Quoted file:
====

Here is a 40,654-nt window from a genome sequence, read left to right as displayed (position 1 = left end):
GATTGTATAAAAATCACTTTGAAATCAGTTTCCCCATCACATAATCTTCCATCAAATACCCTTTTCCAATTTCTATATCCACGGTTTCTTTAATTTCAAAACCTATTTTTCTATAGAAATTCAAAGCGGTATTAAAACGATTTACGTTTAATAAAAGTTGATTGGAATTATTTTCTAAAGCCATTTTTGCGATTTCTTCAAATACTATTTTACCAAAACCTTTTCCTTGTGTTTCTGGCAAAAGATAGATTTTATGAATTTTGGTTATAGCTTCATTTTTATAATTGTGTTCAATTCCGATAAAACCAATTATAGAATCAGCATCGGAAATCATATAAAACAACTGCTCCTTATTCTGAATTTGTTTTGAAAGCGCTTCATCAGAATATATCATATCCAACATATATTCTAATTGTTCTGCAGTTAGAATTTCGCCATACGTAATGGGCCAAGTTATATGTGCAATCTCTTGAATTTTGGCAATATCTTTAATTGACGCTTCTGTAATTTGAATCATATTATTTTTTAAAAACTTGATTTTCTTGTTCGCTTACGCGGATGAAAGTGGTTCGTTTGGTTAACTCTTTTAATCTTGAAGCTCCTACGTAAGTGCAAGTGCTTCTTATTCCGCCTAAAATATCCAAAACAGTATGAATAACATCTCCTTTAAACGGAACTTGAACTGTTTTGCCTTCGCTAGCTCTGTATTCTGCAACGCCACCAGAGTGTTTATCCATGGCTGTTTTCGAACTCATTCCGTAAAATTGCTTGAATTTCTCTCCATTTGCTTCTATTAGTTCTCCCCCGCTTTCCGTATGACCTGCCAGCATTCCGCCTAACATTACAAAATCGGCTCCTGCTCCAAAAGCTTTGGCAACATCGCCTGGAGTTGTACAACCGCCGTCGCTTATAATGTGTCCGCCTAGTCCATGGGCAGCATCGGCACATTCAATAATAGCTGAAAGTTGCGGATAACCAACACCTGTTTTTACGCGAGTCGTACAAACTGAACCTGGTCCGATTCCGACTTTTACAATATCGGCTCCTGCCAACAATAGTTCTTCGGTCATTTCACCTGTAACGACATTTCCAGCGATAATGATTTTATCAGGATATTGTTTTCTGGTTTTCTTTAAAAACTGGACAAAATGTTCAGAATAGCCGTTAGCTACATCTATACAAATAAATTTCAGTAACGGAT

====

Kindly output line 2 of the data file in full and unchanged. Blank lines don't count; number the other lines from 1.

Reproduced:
GATTGTATAAAAATCACTTTGAAATCAGTTTCCCCATCACATAATCTTCCATCAAATACCCTTTTCCAATTTCTATATCCACGGTTTCTTTAATTTCAAAACCTATTTTTCTATAGAAATTCAAAGCGGTATTAAAACGATTTACGTTTAATAAAAGTTGATTGGAATTATTTTCTAAAGCCATTTTTGCGATTTCTTCAAATACTATTTTACCAAAACCTTTTCCTTGTGTTTCTGGCAAAAGATAGATTTTATGAATTTTGGTTATAGCTTCATTTTTATAATTGTGTTCAATTCCGATAAAACCAATTATAGAATCAGCATCGGAAATCATATAAAACAACTGCTCCTTATTCTGAATTTGTTTTGAAAGCGCTTCATCAGAATATATCATATCCAACATATATTCTAATTGTTCTGCAGTTAGAATTTCGCCATACGTAATGGGCCAAGTTATATGTGCAATCTCTTGAATTTTGGCAATATCTTTAATTGACGCTTCTGTAATTTGAATCATATTATTTTTTAAAAACTTGATTTTCTTGTTCGCTTACGCGGATGAAAGTGGTTCGTTTGGTTAACTCTTTTAATCTTGAAGCTCCTACGTAAGTGCAAGTGCTTCTTATTCCGCCTAAAATATCCAAAACAGTATGAATAACATCTCCTTTAAACGGAACTTGAACTGTTTTGCCTTCGCTAGCTCTGTATTCTGCAACGCCACCAGAGTGTTTATCCATGGCTGTTTTCGAACTCATTCCGTAAAATTGCTTGAATTTCTCTCCATTTGCTTCTATTAGTTCTCCCCCGCTTTCCGTATGACCTGCCAGCATTCCGCCTAACATTACAAAATCGGCTCCTGCTCCAAAAGCTTTGGCAACATCGCCTGGAGTTGTACAACCGCCGTCGCTTATAATGTGTCCGCCTAGTCCATGGGCAGCATCGGCACATTCAATAATAGCTGAAAGTTGCGGATAACCAACACCTGTTTTTACGCGAGTCGTACAAACTGAACCTGGTCCGATTCCGACTTTTACAATATCGGCTCCTGCCAACAATAGTTCTTCGGTCATTTCACCTGTAACGACATTTCCAGCGATAATGATTTTATCAGGATATTGTTTTCTGGTTTTCTTTAAAAACTGGACAAAATGTTCAGAATAGCCGTTAGCTACATCTATACAAATAAATTTCAGTAACGGAT